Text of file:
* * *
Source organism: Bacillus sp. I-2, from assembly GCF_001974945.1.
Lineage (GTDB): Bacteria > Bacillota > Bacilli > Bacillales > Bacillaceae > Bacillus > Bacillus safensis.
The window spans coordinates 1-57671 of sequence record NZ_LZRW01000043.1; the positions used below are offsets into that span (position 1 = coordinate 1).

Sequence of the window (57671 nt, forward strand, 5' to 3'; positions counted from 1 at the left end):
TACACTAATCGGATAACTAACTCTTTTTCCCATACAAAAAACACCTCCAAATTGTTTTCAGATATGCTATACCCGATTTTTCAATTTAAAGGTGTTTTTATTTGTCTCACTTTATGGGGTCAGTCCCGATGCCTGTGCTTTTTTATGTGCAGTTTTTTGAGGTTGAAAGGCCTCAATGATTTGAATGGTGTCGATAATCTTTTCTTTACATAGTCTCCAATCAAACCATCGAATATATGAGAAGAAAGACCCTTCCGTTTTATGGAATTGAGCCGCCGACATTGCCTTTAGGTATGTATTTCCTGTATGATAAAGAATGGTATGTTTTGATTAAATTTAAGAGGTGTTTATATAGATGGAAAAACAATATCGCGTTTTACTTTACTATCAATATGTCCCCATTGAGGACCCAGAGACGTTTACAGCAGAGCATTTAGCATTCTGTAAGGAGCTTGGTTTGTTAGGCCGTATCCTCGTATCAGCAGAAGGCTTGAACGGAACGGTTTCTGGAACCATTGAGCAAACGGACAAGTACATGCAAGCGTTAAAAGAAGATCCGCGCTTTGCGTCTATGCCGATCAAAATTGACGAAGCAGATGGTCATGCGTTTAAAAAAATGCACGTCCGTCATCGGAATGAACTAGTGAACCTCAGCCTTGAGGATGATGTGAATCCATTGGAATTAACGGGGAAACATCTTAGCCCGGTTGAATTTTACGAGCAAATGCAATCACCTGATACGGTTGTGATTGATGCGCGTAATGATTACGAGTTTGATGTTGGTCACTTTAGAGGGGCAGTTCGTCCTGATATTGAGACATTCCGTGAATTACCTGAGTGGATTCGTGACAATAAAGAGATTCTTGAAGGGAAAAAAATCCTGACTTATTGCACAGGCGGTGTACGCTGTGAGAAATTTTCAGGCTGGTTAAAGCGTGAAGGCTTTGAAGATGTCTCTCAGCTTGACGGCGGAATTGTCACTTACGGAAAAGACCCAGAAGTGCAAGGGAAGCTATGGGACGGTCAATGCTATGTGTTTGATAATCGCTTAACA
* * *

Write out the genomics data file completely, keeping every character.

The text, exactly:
Source organism: Bacillus sp. I-2, from assembly GCF_001974945.1.
Lineage (GTDB): Bacteria > Bacillota > Bacilli > Bacillales > Bacillaceae > Bacillus > Bacillus safensis.
The window spans coordinates 1-57671 of sequence record NZ_LZRW01000043.1; the positions used below are offsets into that span (position 1 = coordinate 1).

Sequence of the window (57671 nt, forward strand, 5' to 3'; positions counted from 1 at the left end):
TACACTAATCGGATAACTAACTCTTTTTCCCATACAAAAAACACCTCCAAATTGTTTTCAGATATGCTATACCCGATTTTTCAATTTAAAGGTGTTTTTATTTGTCTCACTTTATGGGGTCAGTCCCGATGCCTGTGCTTTTTTATGTGCAGTTTTTTGAGGTTGAAAGGCCTCAATGATTTGAATGGTGTCGATAATCTTTTCTTTACATAGTCTCCAATCAAACCATCGAATATATGAGAAGAAAGACCCTTCCGTTTTATGGAATTGAGCCGCCGACATTGCCTTTAGGTATGTATTTCCTGTATGATAAAGAATGGTATGTTTTGATTAAATTTAAGAGGTGTTTATATAGATGGAAAAACAATATCGCGTTTTACTTTACTATCAATATGTCCCCATTGAGGACCCAGAGACGTTTACAGCAGAGCATTTAGCATTCTGTAAGGAGCTTGGTTTGTTAGGCCGTATCCTCGTATCAGCAGAAGGCTTGAACGGAACGGTTTCTGGAACCATTGAGCAAACGGACAAGTACATGCAAGCGTTAAAAGAAGATCCGCGCTTTGCGTCTATGCCGATCAAAATTGACGAAGCAGATGGTCATGCGTTTAAAAAAATGCACGTCCGTCATCGGAATGAACTAGTGAACCTCAGCCTTGAGGATGATGTGAATCCATTGGAATTAACGGGGAAACATCTTAGCCCGGTTGAATTTTACGAGCAAATGCAATCACCTGATACGGTTGTGATTGATGCGCGTAATGATTACGAGTTTGATGTTGGTCACTTTAGAGGGGCAGTTCGTCCTGATATTGAGACATTCCGTGAATTACCTGAGTGGATTCGTGACAATAAAGAGATTCTTGAAGGGAAAAAAATCCTGACTTATTGCACAGGCGGTGTACGCTGTGAGAAATTTTCAGGCTGGTTAAAGCGTGAAGGCTTTGAAGATGTCTCTCAGCTTGACGGCGGAATTGTCACTTACGGAAAAGACCCAGAAGTGCAAGGGAAGCTATGGGACGGTCAATGCTATGTGTTTGATAATCGCTTAACA